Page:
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Organizing Goods Transport

Main Useful Means of Transport
Luxembourg has an excellent road infrastructure. Air transportation is also facilitated by the presence of a specialized airline company, Cargolux, one of the greatest exclusively cargo companies in Europe. Finally, merchandise transportation by rail is in full development. In 2007, the first long distance plain rail highway began to operate, connecting Perpignan (France) and Luxembourg. Conceived as an alternative to road transport, it allows road transporters to transport by train, without neither tractors nor drivers, overnight 40 tractor trailers, which equals cca 30,000 tractor trailers per year.
Ports
Port of Mertert
Airports
Aviation Administration
The Luxembourg Airport
Sea Transport Organisations
Ministry of Transport Navigation Service
Air Transport Organisations
Direction of Civil Aviation (DAC) of the Ministry of Transport
Road Transport Organisations
Ministry of Transport: Direction of Road Transports
Rail Transport Organisations
Ministry of Transport, Direction of railways
Ministry for the Middle Classes, Tourism and Housing
The CFL rail company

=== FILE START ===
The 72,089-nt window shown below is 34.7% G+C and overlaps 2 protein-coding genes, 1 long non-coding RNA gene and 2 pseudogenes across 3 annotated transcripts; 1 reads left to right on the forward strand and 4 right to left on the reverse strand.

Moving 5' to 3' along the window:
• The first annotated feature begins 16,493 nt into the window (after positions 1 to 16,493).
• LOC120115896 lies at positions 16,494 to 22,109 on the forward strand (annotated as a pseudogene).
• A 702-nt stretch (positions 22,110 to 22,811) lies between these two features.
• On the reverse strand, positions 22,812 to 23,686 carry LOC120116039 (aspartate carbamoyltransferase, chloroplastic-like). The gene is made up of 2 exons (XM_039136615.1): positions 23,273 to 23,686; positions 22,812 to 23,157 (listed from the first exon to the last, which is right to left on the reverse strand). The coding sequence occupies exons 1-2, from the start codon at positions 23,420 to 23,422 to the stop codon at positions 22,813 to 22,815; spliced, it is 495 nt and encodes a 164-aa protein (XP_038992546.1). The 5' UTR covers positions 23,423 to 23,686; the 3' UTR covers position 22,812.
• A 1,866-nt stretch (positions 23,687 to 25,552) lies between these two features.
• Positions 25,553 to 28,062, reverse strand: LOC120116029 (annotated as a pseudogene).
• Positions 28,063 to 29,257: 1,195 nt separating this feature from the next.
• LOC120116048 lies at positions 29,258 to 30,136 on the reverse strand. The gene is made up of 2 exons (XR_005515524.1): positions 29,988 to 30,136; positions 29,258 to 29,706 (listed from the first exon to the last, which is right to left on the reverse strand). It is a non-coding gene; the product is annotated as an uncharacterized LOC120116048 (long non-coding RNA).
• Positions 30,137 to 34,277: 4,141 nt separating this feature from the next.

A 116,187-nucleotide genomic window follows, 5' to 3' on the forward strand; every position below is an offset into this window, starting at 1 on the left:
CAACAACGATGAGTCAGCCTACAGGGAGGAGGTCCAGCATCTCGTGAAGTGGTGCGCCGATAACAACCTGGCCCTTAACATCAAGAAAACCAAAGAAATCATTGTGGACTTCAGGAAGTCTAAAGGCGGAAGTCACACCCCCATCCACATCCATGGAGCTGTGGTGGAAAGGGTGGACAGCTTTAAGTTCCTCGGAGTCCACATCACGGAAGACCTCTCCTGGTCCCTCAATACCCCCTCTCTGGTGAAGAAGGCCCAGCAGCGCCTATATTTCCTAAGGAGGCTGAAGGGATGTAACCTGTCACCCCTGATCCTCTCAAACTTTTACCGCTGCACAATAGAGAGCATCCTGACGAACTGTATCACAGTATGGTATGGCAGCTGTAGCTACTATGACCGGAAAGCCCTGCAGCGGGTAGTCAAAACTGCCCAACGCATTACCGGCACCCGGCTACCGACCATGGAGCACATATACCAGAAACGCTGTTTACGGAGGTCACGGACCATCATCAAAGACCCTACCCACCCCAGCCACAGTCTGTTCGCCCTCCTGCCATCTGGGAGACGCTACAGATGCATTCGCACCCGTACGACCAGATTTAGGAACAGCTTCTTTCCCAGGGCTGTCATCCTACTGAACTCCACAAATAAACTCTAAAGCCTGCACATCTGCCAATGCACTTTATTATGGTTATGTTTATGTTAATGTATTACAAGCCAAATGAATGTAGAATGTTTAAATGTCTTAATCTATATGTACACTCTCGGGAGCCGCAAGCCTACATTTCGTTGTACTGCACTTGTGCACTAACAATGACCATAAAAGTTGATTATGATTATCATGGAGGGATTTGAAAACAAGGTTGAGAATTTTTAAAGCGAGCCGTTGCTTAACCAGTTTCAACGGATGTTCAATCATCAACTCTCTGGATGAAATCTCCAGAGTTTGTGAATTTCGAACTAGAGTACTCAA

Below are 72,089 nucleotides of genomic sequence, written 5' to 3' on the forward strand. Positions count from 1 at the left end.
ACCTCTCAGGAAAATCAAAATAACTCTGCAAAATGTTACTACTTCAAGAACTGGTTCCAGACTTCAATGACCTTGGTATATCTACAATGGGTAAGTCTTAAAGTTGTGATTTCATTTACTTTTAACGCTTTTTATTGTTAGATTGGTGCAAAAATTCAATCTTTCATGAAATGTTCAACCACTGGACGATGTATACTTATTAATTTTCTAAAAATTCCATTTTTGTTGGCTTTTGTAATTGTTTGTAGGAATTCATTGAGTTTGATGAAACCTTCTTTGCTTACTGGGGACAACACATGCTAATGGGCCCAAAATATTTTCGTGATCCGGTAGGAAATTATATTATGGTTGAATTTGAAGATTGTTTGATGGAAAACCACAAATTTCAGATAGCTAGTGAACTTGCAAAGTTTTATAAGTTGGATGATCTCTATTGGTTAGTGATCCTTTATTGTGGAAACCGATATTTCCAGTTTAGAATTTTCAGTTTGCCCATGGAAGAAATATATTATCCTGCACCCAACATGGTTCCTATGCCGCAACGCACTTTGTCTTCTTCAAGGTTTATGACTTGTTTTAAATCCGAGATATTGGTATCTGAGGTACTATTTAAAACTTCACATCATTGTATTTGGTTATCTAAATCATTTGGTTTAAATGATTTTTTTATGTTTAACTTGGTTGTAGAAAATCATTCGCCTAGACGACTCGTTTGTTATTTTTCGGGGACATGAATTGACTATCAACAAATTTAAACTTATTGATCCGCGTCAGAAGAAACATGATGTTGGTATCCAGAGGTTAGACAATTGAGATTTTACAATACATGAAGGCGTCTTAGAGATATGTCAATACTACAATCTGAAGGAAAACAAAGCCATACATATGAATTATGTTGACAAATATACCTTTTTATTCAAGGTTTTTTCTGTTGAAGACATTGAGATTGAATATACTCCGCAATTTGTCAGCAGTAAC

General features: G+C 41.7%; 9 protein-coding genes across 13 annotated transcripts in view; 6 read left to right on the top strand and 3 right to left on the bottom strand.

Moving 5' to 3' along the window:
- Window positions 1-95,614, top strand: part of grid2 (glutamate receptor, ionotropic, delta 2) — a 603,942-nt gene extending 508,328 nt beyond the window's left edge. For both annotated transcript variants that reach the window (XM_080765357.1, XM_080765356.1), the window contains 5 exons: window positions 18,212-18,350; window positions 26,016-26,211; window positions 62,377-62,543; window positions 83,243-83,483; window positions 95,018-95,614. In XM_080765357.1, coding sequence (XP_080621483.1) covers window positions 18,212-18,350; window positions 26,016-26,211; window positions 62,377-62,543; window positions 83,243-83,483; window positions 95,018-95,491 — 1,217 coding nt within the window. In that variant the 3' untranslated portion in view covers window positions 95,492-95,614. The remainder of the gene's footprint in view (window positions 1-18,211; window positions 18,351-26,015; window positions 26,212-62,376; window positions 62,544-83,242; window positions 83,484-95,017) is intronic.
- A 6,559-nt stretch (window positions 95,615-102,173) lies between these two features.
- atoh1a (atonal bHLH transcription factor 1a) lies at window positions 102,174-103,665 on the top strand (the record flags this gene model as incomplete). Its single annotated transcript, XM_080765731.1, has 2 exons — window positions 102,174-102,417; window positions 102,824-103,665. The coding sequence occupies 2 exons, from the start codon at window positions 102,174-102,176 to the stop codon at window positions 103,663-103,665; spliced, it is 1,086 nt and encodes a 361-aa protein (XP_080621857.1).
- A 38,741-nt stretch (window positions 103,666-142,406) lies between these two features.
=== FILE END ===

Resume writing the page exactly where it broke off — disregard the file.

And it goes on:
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Identifying a Supplier

Type of Production
The plastic/rubber branch represents 13% of the industrial production's added value (fabrication of Good Year Tires). Chemical industry has increased its part in the sector's total production (7%) since the arrival of the TDK Recording Media Europe S.A. company. The steel industry still represents a large share, thanks to the presence of the world giant, Arcelor-Mittal. Finally, Luxembourg also produces numerous non-metal mineral products (glass industry, porcelain production and cement production, concrete and concrete parts production...) which represent around 8% of the industrial production's added value.

Business Directories

Multi-sector Directories
Allo Luxembourg - Luxembourg business directory
Angloinfo - Luxembourg business directory
Editus.lu - Luxembourg business directory
Fedil - Directory of companies in Luxembourg.
Répertoire 2018 des entreprises luxembourgeoises - Luxembourg business directory
Yellow Pages Luxembourg - Luxembourg business directory
 

To search directories by industry in Luxembourg, check out our service Business Directories.

 
Professional Associations by Sector
30 professional associations listed for Luxembourg.
 
Trade Agencies and Their Representations Abroad
Luxembourg Chamber of Commerce
General Professional Associations
The Union of Luxembourg Enterprises
The Luxembourg Trade Confederation (CLC)
 
 

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Latest Update: November 2022